A friend recently asked my opinion about an experience in her workplace.
Let me set the stage. Most of her organization is working remotely. The supervisor conducts meetings via Zoom and people spend time interacting virtually. At the end of the week, the supervisor has a late afternoon get-together to recap accomplishments for the week, set the focus for the following week, and wish everyone a good weekend.
Nowadays, the line separating work and home is very thin. An employee may be sitting in their dining room or kitchen conducting work. You probably see personal mementos including pictures, books, trophies, college or sports collectables, personal sayings, etc. You might even meet their dog Louie, cat Fluffy, or hear their little one in the background.
One week, the supervisor told the employees they could invite their spouse or partner to be included in the Friday virtual get together. The meeting was more casual, family and partners joined, and conversation seemed to flow easily. Everyone got to know each other and learned about their time away from work.
The following week, two women communicated to Human Resources and complained about the Friday meeting. The two women were single and did not have a spouse or partner to bring to the meeting, and they felt uncomfortable. They were the only people on the team who were solo.
You may be shaking your head and thinking, they are being too sensitive!
But, in an effort to be relational and inclusive, the outcome was just the opposite and this attempt at camaraderie created tension. The friend, who knew I did HR consulting, asked what I would do in this situation?
My response was that I would talk to the supervisor providing feedback and coaching. I believe he/she had positive intentions, but did not consider the impact his teambuilding attempt might have on some members of the team. This is an opportunity to broaden the supervisor’s awareness as this may be an unconscious bias on the supervisor’s part (more to come on this topic in the next blog). He/she may be married with a family and assumes that others are in the same situation or on the same path. The situation needs to be discussed to ensure a smooth path in the future. To follow-up, he/she should individually reach out to the two female employees and apologize for the attempt and unintended outcome.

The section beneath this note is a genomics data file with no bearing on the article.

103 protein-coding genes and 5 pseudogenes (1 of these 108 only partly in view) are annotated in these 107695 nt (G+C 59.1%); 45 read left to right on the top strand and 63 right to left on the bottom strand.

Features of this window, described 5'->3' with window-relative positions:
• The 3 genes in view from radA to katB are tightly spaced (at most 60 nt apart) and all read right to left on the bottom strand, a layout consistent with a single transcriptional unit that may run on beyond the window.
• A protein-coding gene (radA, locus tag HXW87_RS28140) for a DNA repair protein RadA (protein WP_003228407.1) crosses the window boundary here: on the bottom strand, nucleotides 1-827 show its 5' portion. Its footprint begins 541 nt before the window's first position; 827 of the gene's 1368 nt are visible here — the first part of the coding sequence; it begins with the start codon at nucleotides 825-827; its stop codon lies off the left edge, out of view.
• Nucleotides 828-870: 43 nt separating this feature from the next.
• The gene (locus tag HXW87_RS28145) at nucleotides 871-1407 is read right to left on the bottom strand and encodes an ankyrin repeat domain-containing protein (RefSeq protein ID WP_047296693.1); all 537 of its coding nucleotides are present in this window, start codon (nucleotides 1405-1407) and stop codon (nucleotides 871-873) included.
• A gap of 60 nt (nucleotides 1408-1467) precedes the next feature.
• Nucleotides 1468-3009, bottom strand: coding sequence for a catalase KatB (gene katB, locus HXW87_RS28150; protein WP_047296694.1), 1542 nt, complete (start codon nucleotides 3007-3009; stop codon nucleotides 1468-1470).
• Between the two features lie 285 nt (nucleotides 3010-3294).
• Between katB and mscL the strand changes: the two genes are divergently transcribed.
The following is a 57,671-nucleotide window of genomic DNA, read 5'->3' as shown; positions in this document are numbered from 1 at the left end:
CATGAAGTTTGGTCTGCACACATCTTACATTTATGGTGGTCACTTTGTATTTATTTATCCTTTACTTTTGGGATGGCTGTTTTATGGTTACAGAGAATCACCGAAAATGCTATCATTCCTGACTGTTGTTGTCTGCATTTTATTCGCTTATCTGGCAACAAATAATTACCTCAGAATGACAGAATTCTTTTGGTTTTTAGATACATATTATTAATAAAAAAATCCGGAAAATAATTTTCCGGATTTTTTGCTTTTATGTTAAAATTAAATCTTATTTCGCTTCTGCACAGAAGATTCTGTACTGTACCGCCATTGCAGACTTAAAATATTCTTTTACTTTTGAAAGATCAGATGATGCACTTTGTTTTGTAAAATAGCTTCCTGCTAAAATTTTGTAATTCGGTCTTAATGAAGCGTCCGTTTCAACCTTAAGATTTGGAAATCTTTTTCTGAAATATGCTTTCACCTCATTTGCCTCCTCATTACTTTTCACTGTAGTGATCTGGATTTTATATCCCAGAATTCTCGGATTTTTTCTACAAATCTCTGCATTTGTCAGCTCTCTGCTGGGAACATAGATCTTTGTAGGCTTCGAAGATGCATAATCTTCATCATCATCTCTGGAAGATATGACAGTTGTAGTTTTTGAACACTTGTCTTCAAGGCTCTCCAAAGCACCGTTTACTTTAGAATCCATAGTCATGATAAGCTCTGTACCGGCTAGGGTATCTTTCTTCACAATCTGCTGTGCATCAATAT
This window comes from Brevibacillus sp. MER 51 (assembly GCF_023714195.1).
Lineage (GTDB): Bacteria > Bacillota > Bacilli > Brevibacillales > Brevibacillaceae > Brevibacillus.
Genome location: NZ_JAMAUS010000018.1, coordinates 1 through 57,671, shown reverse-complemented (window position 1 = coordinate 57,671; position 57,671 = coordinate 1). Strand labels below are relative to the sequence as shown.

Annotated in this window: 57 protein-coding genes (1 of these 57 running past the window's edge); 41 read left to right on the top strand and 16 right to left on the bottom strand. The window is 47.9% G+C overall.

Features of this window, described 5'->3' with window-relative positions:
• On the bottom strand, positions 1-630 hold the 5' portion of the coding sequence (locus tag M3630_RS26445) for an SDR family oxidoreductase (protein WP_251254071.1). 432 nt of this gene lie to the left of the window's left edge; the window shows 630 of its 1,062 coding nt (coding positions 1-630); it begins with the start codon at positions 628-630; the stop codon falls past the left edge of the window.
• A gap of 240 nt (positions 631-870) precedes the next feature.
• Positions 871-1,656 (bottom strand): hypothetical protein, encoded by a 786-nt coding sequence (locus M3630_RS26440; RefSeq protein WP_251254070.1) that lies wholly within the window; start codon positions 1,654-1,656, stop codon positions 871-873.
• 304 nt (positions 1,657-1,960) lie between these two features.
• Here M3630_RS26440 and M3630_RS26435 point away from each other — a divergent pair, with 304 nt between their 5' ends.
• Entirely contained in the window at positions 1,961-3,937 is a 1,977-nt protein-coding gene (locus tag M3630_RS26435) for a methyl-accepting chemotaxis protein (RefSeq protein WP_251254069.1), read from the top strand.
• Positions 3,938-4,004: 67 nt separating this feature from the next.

Perhaps, the supervisor could have said, “I would like us to learn more about each other. Do you have any ideas how we can do this in an engaging and respectful manner?” Someone may recommend talking about favorite movies, music, or memories. Another may recommend having a get-together and introducing “special people” in our lives. This could include a spouse, partner, child, best friend, teacher, or pet. This may seem like a “kumbaya” approach, but it offers an opportunity to seek input, build camaraderie, and offer feedback.
The right understanding of any matter and a misunderstanding of the same matter do not wholly exclude each other. Franz Kafka
Consider that each of us live inside a framework that encompasses “what we know and the way we see things.” Outside of our circle is a world of information and insight.Google is one way we explore “outside of our circle.” When we encounter a new fact or bit of information on Google, our response may be “Interesting, I did not know that.”
Another way we expand our circle of awareness, is when we hear feedback about our behavior from a third party. Imagine that the supervisor was hearing the perception of exclusion from his single team members. He/she may become defensive and say, “I did not mean it, I was only trying to build a team.” If the supervisor listens to and internalizes the feedback, the circle of awareness expands, and he/she will think and act differently in the future.